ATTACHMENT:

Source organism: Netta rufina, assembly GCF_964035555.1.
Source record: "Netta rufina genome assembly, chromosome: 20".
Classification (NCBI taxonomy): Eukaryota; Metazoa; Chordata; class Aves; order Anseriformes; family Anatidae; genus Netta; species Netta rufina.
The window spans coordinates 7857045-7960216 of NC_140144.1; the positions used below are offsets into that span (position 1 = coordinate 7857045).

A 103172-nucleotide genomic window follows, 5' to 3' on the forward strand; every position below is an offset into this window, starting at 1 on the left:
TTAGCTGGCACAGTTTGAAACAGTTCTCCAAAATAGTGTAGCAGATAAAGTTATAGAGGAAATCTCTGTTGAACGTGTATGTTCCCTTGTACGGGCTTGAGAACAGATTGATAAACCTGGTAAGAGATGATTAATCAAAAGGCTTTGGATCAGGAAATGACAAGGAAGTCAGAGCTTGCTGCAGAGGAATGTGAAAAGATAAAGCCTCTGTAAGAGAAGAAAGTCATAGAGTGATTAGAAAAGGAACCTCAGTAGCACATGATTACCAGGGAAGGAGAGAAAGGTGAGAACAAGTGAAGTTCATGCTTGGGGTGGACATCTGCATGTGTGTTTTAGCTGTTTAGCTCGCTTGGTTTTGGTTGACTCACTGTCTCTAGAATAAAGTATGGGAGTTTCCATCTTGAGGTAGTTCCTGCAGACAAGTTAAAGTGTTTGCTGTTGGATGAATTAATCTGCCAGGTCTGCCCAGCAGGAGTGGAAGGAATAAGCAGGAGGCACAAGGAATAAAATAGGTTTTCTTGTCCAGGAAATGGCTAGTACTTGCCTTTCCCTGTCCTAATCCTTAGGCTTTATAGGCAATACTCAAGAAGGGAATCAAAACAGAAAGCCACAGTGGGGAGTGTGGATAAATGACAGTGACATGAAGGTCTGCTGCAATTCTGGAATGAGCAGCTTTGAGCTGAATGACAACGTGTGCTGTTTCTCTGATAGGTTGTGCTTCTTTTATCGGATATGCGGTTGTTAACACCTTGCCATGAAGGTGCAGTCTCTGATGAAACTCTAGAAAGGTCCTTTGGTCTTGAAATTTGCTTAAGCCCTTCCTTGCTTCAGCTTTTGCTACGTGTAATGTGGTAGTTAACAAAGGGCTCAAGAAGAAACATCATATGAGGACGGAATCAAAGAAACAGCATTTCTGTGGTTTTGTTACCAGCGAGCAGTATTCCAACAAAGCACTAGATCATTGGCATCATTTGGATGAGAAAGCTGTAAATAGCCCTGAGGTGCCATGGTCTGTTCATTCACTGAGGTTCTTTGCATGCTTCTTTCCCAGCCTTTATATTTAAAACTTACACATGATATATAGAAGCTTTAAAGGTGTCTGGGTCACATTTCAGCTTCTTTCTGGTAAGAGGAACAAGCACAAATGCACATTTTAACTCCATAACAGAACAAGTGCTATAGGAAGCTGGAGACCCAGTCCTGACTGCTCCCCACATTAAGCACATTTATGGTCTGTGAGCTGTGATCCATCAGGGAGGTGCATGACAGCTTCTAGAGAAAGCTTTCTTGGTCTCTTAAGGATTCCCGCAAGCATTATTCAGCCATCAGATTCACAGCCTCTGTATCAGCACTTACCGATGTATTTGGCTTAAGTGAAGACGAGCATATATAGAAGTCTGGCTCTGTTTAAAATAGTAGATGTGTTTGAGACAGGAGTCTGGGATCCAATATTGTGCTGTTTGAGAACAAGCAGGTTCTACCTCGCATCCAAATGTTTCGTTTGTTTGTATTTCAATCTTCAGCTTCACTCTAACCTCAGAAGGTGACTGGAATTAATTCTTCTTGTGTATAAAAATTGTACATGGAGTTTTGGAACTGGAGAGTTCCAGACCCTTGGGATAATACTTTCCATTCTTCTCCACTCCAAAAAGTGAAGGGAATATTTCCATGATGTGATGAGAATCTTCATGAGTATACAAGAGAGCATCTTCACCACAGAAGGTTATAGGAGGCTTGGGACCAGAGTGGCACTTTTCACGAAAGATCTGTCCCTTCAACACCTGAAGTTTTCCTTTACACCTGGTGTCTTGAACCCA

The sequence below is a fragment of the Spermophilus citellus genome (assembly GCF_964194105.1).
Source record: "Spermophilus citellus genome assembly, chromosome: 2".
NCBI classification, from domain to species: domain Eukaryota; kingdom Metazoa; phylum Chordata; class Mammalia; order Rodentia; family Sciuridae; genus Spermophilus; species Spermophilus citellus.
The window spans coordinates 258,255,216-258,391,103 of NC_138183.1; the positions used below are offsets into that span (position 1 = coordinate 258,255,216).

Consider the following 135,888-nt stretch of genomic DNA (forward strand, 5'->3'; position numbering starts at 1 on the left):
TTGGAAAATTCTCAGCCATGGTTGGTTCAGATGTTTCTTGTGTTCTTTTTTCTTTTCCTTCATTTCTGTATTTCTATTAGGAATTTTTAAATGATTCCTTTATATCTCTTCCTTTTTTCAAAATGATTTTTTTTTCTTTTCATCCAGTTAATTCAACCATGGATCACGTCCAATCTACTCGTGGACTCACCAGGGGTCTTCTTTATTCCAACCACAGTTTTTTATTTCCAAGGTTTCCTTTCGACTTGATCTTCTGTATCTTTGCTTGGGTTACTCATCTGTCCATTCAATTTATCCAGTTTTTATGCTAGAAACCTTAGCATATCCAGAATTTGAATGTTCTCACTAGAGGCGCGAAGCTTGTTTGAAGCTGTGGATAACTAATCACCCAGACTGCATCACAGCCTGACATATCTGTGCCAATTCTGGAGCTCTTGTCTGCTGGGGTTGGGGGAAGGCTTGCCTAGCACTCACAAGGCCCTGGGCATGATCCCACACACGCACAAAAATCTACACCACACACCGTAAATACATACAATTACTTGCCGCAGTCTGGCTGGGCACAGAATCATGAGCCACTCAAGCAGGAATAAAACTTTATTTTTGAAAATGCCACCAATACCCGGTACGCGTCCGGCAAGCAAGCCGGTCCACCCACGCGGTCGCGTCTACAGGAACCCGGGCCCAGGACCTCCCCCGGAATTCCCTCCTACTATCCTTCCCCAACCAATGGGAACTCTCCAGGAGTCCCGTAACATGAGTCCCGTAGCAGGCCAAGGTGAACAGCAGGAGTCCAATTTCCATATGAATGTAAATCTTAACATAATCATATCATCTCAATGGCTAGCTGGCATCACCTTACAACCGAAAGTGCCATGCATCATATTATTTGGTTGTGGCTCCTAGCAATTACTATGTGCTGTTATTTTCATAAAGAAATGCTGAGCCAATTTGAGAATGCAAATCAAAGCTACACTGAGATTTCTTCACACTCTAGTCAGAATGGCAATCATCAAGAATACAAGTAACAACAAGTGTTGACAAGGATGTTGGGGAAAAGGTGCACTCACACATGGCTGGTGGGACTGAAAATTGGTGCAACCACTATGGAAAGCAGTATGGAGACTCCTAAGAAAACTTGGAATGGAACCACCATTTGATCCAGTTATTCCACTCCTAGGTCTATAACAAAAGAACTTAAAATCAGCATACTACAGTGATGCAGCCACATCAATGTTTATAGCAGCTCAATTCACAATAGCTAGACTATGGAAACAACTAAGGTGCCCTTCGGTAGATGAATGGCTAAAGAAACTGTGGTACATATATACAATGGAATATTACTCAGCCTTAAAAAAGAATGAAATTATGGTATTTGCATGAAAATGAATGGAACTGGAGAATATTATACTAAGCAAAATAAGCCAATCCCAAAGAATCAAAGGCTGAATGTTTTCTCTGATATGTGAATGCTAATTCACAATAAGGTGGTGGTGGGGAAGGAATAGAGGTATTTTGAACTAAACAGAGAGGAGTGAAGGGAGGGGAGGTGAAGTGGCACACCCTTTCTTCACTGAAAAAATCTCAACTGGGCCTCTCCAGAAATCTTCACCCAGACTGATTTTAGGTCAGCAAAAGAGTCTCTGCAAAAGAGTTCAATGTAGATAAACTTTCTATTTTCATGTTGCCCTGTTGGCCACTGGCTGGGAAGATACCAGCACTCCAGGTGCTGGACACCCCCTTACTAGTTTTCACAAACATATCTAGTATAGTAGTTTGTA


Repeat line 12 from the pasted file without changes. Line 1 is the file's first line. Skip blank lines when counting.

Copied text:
TTGGAAAATTCTCAGCCATGGTTGGTTCAGATGTTTCTTGTGTTCTTTTTTCTTTTCCTTCATTTCTGTATTTCTATTAGGAATTTTTAAATGATTCCTTTATATCTCTTCCTTTTTTCAAAATGATTTTTTTTTCTTTTCATCCAGTTAATTCAACCATGGATCACGTCCAATCTACTCGTGGACTCACCAGGGGTCTTCTTTATTCCAACCACAGTTTTTTATTTCCAAGGTTTCCTTTCGACTTGATCTTCTGTATCTTTGCTTGGGTTACTCATCTGTCCATTCAATTTATCCAGTTTTTATGCTAGAAACCTTAGCATATCCAGAATTTGAATGTTCTCACTAGAGGCGCGAAGCTTGTTTGAAGCTGTGGATAACTAATCACCCAGACTGCATCACAGCCTGACATATCTGTGCCAATTCTGGAGCTCTTGTCTGCTGGGGTTGGGGGAAGGCTTGCCTAGCACTCACAAGGCCCTGGGCATGATCCCACACACGCACAAAAATCTACACCACACACCGTAAATACATACAATTACTTGCCGCAGTCTGGCTGGGCACAGAATCATGAGCCACTCAAGCAGGAATAAAACTTTATTTTTGAAAATGCCACCAATACCCGGTACGCGTCCGGCAAGCAAGCCGGTCCACCCACGCGGTCGCGTCTACAGGAACCCGGGCCCAGGACCTCCCCCGGAATTCCCTCCTACTATCCTTCCCCAACCAATGGGAACTCTCCAGGAGTCCCGTAACATGAGTCCCGTAGCAGGCCAAGGTGAACAGCAGGAGTCCAATTTCCATATGAATGTAAATCTTAACATAATCATATCATCTCAATGGCTAGCTGGCATCACCTTACAACCGAAAGTGCCATGCATCATATTATTTGGTTGTGGCTCCTAGCAATTACTATGTGCTGTTATTTTCATAAAGAAATGCTGAGCCAATTTGAGAATGCAAATCAAAGCTACACTGAGATTTCTTCACACTCTAGTCAGAATGGCAATCATCAAGAATACAAGTAACAACAAGTGTTGACAAGGATGTTGGGGAAAAGGTGCACTCACACATGGCTGGTGGGACTGAAAATTGGTGCAACCACTATGGAAAGCAGTATGGAGACTCCTAAGAAAACTTGGAATGGAACCACCATTTGATCCAGTTATTCCACTCCTAGGTCTATAACAAAAGAACTTAAAATCAGCATACTACAGTGATGCAGCCACATCAATGTTTATAGCAGCTCAATTCACAATAGCTAGACTATGGAAACAACTAAGGTGCCCTTCGGTAGATGAATGGCTAAAGAAACTGTGGTACATATATACAATGGAATATTACTCAGCCTTAAAAAAGAATGAAATTATGGTATTTGCATGAAAATGAATGGAACTGGAGAATATTATACTAAGCAAAATAAGCCAATCCCAAAGAATCAAAGGCTGAATGTTTTCTCTGATATGTGAATGCTAATTCACAATAAGGTGGTGGTGGGGAAGGAATAGAGGTATTTTGAACTAAACAGAGAGGAGTGAAGGGAGGGGAGGTGAAGTGGCACACCCTTTCTTCACTGAAAAAATCTCAACTGGGCCTCTCCAGAAATCTTCACCCAGACTGATTTTAGGTCAGCAAAAGAGTCTCTGCAAAAGAGTTCAATGTAGATAAACTTTCTATTTTCATGTTGCCCTGTTGGCCACTGGCTGGGAAGATACCAGCACTCCAGGTGCTGGACACCCCCTTACTAGTTTTCACAAACATATCTAGTATAGTAGTTTGTA